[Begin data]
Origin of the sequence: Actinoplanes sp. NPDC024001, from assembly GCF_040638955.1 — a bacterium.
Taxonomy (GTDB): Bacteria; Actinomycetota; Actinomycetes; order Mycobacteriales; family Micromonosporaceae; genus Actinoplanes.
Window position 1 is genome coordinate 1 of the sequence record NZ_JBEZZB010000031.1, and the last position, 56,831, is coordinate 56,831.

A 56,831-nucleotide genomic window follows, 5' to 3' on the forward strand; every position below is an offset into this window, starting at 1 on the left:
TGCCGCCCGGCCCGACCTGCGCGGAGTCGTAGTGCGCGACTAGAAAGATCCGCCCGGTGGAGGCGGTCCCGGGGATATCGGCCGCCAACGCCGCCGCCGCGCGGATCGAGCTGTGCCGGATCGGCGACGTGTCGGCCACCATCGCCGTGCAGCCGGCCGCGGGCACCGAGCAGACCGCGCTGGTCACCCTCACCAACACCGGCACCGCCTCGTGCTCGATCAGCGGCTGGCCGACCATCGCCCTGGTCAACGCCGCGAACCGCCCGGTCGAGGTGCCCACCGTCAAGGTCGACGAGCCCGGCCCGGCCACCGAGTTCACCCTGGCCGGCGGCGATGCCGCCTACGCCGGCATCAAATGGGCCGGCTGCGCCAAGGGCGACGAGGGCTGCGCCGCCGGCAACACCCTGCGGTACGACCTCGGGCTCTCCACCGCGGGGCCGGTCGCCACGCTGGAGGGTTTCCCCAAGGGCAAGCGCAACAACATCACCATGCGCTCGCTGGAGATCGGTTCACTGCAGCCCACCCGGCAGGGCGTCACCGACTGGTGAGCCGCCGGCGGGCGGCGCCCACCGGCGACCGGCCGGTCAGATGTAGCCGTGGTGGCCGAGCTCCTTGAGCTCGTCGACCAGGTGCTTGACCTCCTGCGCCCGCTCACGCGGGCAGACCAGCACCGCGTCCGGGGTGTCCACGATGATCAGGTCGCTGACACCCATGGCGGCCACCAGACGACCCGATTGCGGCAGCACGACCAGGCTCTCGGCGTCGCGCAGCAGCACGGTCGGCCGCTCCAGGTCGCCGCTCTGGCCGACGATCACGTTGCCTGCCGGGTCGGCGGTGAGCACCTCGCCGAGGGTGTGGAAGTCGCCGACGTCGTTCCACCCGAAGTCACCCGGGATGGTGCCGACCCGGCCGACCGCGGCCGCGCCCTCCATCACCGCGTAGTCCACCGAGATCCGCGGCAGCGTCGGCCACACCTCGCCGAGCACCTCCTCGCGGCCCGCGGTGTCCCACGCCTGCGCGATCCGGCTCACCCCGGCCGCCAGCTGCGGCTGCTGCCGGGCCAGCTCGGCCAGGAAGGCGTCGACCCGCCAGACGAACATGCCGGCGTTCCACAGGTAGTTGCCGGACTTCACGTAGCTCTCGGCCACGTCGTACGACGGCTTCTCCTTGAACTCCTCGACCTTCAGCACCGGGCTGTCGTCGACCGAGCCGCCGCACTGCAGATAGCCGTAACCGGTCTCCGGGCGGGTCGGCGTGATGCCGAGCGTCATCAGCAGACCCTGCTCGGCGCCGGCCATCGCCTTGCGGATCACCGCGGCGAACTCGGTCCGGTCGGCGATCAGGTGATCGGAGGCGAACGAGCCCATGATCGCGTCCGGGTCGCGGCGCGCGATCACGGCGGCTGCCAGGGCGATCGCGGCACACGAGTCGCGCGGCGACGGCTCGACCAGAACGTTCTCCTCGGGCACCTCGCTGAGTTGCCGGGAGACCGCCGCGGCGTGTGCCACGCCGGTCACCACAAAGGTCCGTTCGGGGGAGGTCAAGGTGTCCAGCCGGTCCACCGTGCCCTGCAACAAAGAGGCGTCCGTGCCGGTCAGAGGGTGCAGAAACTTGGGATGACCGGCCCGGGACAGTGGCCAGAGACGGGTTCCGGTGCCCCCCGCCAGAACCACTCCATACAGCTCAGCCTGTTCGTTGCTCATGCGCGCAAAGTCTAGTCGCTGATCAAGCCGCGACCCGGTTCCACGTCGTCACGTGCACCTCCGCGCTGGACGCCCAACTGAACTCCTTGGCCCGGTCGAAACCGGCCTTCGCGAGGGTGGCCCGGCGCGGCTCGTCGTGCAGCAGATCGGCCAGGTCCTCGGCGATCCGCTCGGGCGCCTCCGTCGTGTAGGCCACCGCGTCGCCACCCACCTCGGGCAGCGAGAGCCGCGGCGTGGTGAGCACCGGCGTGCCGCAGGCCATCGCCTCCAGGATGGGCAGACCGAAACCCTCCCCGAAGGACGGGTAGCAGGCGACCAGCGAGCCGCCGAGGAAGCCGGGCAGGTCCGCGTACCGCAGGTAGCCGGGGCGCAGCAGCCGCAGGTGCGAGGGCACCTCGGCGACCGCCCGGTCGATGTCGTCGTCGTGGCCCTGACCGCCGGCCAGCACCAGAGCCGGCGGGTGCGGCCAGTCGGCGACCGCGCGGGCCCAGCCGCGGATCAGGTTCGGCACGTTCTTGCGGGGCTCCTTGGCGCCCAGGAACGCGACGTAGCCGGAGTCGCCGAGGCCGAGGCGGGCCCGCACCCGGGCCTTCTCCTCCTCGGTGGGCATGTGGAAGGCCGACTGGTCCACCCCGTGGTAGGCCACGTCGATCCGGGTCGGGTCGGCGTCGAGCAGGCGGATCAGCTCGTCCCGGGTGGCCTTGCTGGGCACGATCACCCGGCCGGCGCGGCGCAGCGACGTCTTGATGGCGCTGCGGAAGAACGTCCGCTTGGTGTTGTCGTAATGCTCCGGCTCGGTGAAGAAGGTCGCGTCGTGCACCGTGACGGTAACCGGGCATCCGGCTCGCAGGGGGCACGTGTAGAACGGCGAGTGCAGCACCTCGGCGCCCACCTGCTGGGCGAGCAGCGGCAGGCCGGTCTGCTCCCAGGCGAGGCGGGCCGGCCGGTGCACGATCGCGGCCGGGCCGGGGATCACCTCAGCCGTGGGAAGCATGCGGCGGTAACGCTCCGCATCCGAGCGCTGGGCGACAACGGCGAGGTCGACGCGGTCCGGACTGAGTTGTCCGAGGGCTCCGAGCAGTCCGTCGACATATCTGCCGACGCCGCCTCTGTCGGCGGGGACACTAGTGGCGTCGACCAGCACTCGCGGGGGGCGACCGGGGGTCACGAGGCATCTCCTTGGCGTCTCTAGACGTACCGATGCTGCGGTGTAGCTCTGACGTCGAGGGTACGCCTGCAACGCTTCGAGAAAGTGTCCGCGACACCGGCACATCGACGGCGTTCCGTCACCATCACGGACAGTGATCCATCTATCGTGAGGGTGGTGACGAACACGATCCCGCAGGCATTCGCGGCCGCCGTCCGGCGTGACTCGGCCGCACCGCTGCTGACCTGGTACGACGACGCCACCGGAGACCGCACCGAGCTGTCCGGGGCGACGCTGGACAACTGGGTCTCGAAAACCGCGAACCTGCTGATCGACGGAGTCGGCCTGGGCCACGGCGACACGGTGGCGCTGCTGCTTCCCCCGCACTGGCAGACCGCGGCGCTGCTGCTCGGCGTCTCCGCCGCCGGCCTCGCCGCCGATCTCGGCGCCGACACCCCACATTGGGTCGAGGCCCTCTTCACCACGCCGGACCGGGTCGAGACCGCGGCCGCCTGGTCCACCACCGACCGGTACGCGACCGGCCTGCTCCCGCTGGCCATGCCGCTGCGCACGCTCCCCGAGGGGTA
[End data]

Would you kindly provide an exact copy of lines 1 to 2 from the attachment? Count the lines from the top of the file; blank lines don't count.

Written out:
Origin of the sequence: Actinoplanes sp. NPDC024001, from assembly GCF_040638955.1 — a bacterium.
Taxonomy (GTDB): Bacteria; Actinomycetota; Actinomycetes; order Mycobacteriales; family Micromonosporaceae; genus Actinoplanes.